Michigan Pioneer and Historical Collections, 22:244-246
EARLY FRENCH MISSIONS ON THE SAGINAW.
by Fred Carlisle (1899)
Some time since, at the suggestion of Judge Miller, of Bay City, "That it was his belief missions had been planted by the French and that they flourished at a very early day on the banks of the Saginaw river and its tributaries," the writer took occasion to investigate as to facts in history leading to a confirmation of his opinion.
He finds that as early as 1540 Jacques Cartier, or Quartier, knew about the lower peninsular as the Sagihnaw region. Subsequently, that Champlain in 1611 had described the safe harbor afforded by the Saginaw river from the stormy waters of a bay, which formed a part of a great inland body of water, connecting two larger bodies of fresh water which he denominated as "seas," and in his rough map, from which copies have been made and which is now in the office of the French Marine, he has delineated the mouth of that river as correctly as in the maps of the present day. These facts would seem to warrant a full knowledge on the part of the French of that stream at a very early period.
Faillon (French) in his history of Canada refers to the Sagihnaw country and to the salt springs at the junction of two large rivers, which were the resorts of the Indian tribes of all the region between Lakes Michigan and Huron.
He further says that "in 1684 a large body of farmers and artisans came from France," that a portion were sent to the Sagihnaw country, that with them were five Jesuit fathers, who were instructed to found missions in all that country between St. Ignace and Lake Erie." From these statements we must infer that the region of the Saginaw valley would be an important point at which to establish a mission. In addition we know that in 1686 the Jesuits Engelrau and M. Perrott were exceedingly active in establishing missions and depots in all the country between the missions at Cheboygan and St. Igace and the islands of Lake Erie, now known as, "Put-in-Bay." and the query is, would they pass the valley which was resorted to by the Chippewas, Pottawatamies, Hurons, Ottawas, the Sacs of the upper peninsula, the Fox and Illinois Indian tribes, for the salt which that region was known to produce?
But coming down to a later period, we find that when in 1819 General Cass called the Chippewas and Pottawatamies together at Saginaw certain reservations were made, as follows:
Treaty with the Chippewas at Saginaw, September 24, 1819.
For use of John Riley, the son of Me-naw-cum-e-goqua, a Chippewa> woman, 640 acres of land, beginning at the head of the first marsh above the mouth of the Saginaw river on the east side thereof.
For the use of Peter Riley, the son of Me-naw-cum-e-goqua, a Chippewa woman, 640 acres of land, beginning above and adjoining the apple trees on the West side of the Saginaw river, and running up the same for the quantity.
For the use of James Riley, son of the same Chippewa woman, 640 acres beginning on the east side of the Saginaw river, nearly opposite to Campau's trading house, and running up the river for quantity.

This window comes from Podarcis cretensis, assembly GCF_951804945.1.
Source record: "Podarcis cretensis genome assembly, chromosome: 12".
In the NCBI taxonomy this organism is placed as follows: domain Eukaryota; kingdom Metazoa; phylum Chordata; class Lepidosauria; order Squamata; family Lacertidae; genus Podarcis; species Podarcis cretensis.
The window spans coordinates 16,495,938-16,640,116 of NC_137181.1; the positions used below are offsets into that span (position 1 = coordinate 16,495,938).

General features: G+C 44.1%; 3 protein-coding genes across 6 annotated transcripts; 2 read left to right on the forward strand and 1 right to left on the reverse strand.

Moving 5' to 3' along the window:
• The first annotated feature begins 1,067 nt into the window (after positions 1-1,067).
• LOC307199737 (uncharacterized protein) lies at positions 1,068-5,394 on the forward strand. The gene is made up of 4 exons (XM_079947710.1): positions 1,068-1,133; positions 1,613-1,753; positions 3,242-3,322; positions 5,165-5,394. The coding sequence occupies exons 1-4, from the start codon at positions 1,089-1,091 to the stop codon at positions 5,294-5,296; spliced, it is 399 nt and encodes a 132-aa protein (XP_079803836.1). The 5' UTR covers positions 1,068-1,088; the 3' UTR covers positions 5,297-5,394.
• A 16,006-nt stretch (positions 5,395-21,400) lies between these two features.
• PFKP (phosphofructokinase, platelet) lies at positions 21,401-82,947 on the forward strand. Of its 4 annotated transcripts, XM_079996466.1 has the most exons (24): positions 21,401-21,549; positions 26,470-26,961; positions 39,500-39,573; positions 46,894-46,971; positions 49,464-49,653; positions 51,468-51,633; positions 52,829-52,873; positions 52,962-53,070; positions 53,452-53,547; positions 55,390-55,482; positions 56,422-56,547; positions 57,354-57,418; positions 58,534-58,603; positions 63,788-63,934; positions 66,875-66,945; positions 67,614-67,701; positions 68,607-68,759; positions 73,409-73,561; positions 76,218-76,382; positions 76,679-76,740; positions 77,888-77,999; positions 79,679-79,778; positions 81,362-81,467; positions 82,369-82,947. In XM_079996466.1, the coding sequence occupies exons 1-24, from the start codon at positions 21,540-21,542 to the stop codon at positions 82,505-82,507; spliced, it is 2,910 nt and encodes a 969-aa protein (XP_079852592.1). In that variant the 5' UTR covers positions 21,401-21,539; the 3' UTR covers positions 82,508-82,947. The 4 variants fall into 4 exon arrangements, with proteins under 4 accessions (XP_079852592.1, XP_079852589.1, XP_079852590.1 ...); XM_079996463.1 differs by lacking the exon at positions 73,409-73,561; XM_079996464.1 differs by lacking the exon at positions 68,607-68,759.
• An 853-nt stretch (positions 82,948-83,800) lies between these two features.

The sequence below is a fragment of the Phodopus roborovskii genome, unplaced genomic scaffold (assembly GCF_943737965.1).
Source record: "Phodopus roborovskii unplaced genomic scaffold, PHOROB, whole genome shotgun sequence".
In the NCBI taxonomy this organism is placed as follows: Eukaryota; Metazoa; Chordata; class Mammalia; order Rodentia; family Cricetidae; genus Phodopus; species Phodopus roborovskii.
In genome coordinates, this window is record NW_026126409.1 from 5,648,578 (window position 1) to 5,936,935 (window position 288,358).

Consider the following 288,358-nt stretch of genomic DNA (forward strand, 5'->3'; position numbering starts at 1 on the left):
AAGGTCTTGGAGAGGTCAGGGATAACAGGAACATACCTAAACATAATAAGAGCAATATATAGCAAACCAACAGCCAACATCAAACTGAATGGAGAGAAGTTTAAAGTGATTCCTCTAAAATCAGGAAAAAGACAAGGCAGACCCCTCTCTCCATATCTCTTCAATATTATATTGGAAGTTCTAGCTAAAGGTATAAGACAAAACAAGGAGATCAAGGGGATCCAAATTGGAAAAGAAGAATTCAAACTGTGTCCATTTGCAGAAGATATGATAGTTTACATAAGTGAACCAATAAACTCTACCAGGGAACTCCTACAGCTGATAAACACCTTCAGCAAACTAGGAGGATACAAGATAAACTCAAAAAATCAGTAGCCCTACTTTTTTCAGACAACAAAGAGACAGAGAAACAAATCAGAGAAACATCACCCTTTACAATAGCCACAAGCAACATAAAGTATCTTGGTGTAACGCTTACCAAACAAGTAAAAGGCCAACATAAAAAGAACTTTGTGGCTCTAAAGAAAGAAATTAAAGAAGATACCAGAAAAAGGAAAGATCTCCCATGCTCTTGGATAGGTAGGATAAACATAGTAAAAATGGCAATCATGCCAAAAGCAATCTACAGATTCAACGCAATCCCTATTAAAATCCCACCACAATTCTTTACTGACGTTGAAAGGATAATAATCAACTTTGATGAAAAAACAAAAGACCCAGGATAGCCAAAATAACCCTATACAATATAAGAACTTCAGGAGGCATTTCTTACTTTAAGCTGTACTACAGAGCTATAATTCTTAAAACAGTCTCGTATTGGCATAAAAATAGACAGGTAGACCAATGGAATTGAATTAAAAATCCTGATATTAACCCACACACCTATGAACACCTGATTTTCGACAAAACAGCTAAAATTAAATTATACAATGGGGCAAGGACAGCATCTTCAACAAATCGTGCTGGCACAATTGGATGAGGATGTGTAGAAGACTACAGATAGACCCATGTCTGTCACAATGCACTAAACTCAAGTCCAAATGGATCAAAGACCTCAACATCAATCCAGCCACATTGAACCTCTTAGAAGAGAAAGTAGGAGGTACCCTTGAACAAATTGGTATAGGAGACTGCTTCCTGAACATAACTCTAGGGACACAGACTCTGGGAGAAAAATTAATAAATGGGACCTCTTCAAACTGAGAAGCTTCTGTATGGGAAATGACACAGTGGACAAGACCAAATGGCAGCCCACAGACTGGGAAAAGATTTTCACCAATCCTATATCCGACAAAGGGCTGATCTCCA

For the use of Kaw-kaw-is-kon, or the Crow, 640 acres on the east side of Saginaw river at a place called Me-ni-te-gow and to include in said 610 acres the island opposite.
Fort St. Joseph, at the head of St. Clair river, was built by Du Luth under the direction of Denouville' in 1686. Two years prior there had arrived at Quebec a large number of immigrants who were farmers and artisans and a number of priests of the Jesuit order, and the Jesuit Engelrau was instructed to establish missions throughout the Saginaw region, which he did. - Rev. Faillon's History of Canada and Prominent Men.
In the memoirs of Captain Whitmore Knaggs, he states in respect to the reservations made to the Riley family: "That John was a man sixty years of age. Peter was at least fifty-eight. Both told him that the "apple trees," which formed a point in the boundaries of the lands which were reserved for them, bore apples when they were boys. That Kaw-kaw-is-kou, their chief, said they were grown or brought there by men who wore long black robes coming below the knees, white men, whom they knew as Onetia.'”
Assuming that all the statements, in reference to those made by biographer of "Quartier," "of Champlain," "of Engelrau," "Perrott" and the history of Faillon to be well based, taken in connection with the physical facts, that the pear and "apple trees" found at the forks of the Tittabawassee, Flint, Shiawassee, and Saginaw by General Cass, and 'Whitmore Knaggs, as early as 1819, must have been over sixty years of age, and the further fact that the existence of saline springs at these points was well known to the early white explorers and missionaries and was traditional with the Indians of Illinois, and all the northwestern tribes, that for a long period prior to Du Luth’s construction of Fort St. Joseph at the outlet of Lake Huron in 1786, the Chippewas had their permanent villages on the banks of these streams, we must reach the conclusion that the Jesuit missionaries and the Recollet fathers would utilize this locality and make it important as a permanent stopping place between the upper and lower peninsulas